Bye weeks are usually difficult for Penn State fans. We love spending part of a Saturday watch our team in the classic blue and white, and very often ringing the victory bell at game’s end. This year’s bye has been especially difficult, as the last time we saw our team they were still shell-shocked by a wild, double-digit come-from-ahead loss to the hated Ohio State Buckeyes.
The good news this year is that despite not playing a game, the Nittany Lions moved up 3 spots, returning to the top 10, and actually achieving their highest rank so far this season. And while the Lions are seemingly on the rise after their loss, this week’s opponent is headed in just opposite direction. Michigan State exits the rankings after a 10-point home loss to previously 1-3 Northwestern. Given that result, all signs point to a trip to Blowout City this weekend in Happy Valley.
To coin Lee Corso: not so fast, my friend. Michigan State has developed a habit in recent years of bouncing back. The Spartans have been good at avoiding slides, not losing back-to-back games since 2012 (excluding the train wreck that was Michigan State’s 2016 season). They’ve also either beaten Michigan or Ohio State or lost to one within 3 points each year since 2012. Penn State has won only once in the last 4 meetings, themselves. So going into the game against Sparty this week, James Franklin can count on two things: the Spartans will likely play much better than they did last week against Northwestern, and Mark Dantonio will have his defense prepared with game film on what Ohio State did to Miles Sanders and the running game 2 weeks ago.
Last year’s game was frustrating on many levels for Penn State fans. A ridiculous 3.5-hour total delay due to lightning completely messed up the rhythm of the game. But there are a lot of similarities: both this and last year’s games will follow 1-point, emotionally-draining losses to Ohio State, who made double-digit 4th quarter comebacks in each. Penn State has developed a penchant for jumping out to big leads against elite teams, but failing to close them out. That says the preparation and talent levels are there; the “elite” factor, though, as Franklin noted in his post OSU-game comments, still needs to be developed.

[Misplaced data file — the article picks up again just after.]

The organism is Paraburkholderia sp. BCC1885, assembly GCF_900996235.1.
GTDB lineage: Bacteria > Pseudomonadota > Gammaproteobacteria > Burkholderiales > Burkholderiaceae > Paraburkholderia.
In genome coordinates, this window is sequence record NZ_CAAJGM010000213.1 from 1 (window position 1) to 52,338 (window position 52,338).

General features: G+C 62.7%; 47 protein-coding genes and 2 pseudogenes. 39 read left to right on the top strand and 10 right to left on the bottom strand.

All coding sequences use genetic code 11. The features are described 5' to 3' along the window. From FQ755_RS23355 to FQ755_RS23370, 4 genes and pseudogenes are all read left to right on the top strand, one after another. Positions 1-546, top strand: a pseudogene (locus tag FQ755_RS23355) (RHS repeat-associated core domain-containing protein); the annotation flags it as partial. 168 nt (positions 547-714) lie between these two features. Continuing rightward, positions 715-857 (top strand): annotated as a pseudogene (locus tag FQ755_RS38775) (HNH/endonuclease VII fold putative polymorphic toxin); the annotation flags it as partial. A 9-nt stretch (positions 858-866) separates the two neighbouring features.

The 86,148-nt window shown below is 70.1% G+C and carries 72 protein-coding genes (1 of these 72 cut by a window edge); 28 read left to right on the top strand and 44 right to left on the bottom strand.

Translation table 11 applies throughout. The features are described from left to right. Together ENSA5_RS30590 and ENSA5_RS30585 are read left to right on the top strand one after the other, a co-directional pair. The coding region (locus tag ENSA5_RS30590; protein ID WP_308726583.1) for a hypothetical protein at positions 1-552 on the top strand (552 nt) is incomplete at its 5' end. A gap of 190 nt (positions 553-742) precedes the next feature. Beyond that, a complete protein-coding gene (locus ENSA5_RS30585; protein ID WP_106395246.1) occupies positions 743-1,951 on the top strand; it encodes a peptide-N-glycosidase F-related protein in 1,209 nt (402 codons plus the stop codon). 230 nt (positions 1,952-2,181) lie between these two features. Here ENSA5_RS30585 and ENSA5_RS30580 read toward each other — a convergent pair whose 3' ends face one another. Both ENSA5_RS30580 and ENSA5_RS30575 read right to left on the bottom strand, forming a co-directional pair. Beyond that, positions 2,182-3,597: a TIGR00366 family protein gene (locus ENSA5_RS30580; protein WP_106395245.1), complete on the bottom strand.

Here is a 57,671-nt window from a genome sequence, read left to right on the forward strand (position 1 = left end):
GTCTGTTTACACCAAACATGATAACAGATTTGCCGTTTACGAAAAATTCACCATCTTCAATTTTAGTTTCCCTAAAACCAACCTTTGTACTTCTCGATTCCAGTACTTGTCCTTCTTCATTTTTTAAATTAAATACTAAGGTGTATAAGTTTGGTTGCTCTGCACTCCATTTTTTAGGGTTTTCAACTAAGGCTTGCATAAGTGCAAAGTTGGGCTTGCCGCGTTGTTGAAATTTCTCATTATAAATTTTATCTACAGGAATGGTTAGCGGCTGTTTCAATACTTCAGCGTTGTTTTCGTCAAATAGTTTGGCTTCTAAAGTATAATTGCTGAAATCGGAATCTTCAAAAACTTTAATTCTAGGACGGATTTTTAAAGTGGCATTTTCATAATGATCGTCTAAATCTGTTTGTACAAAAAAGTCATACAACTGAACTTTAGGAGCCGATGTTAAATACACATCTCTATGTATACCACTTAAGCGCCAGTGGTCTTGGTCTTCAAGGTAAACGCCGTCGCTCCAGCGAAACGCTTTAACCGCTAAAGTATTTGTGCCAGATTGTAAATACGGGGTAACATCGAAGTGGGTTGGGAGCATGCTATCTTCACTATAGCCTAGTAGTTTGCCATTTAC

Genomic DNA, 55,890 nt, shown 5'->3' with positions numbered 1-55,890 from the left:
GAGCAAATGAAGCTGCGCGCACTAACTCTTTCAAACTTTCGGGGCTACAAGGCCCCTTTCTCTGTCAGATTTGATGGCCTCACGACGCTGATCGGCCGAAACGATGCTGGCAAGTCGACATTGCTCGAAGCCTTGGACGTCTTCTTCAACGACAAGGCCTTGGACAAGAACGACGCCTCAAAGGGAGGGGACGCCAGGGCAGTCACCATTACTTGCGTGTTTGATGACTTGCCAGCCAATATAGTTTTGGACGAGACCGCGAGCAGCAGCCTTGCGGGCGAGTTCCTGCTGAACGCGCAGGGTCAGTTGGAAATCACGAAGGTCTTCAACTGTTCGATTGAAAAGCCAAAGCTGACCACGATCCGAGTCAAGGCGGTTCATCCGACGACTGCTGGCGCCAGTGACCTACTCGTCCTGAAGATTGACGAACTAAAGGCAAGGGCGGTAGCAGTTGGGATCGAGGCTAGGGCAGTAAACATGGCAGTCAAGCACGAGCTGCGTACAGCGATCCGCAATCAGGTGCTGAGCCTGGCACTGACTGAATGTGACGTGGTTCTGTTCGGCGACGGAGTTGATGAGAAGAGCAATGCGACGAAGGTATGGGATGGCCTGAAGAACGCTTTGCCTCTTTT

It will be great to see how the young team’s focus after the bye week. Abhorrent tackling plagued them against Ohio State, likely costing them the game. Dropped passes still show up at inopportune times. A critical fumble snapped the stalled Buckeye offense out of their first-quarter funk. To beat good/elite teams consistently, preparation, focus and execution all need to occur together. Know the tendencies; catch the ball; attack the legs of the runner. The Nittany Lions still have a great shot at the Rose Bowl, and pounding Michigan State would be a great first step toward achieving that goal.
About the Author:
Adam Kimmel is the founder and Principal at ASK Consulting Solutions, a technical writing firm specializing in professional content writing and consultation. A 2003 graduate and avid fan of Penn State, Adam has followed Penn State football for over 25 years, attending many games and researching historical players and teams. He is also a Principal R&D Engineer, and can also be found on LinkedIn.